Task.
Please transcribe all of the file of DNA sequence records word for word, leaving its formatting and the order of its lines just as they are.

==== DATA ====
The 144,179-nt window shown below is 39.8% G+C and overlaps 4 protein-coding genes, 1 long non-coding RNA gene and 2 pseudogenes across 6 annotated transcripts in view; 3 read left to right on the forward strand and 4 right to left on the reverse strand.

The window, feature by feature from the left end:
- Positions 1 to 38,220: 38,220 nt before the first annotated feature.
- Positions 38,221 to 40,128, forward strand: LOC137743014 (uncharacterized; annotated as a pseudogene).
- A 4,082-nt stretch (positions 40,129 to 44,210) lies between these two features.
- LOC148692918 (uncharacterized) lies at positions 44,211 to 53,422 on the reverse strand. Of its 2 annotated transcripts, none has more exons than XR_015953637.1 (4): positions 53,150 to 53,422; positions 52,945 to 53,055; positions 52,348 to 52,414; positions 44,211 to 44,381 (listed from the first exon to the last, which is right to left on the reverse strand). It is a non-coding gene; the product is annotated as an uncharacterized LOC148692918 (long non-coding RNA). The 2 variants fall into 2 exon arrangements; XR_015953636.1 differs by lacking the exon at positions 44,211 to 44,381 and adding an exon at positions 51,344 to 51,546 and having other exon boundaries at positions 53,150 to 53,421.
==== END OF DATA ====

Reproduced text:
The 144,179-nt window shown below is 39.8% G+C and overlaps 4 protein-coding genes, 1 long non-coding RNA gene and 2 pseudogenes across 6 annotated transcripts in view; 3 read left to right on the forward strand and 4 right to left on the reverse strand.

The window, feature by feature from the left end:
- Positions 1 to 38,220: 38,220 nt before the first annotated feature.
- Positions 38,221 to 40,128, forward strand: LOC137743014 (uncharacterized; annotated as a pseudogene).
- A 4,082-nt stretch (positions 40,129 to 44,210) lies between these two features.
- LOC148692918 (uncharacterized) lies at positions 44,211 to 53,422 on the reverse strand. Of its 2 annotated transcripts, none has more exons than XR_015953637.1 (4): positions 53,150 to 53,422; positions 52,945 to 53,055; positions 52,348 to 52,414; positions 44,211 to 44,381 (listed from the first exon to the last, which is right to left on the reverse strand). It is a non-coding gene; the product is annotated as an uncharacterized LOC148692918 (long non-coding RNA). The 2 variants fall into 2 exon arrangements; XR_015953636.1 differs by lacking the exon at positions 44,211 to 44,381 and adding an exon at positions 51,344 to 51,546 and having other exon boundaries at positions 53,150 to 53,421.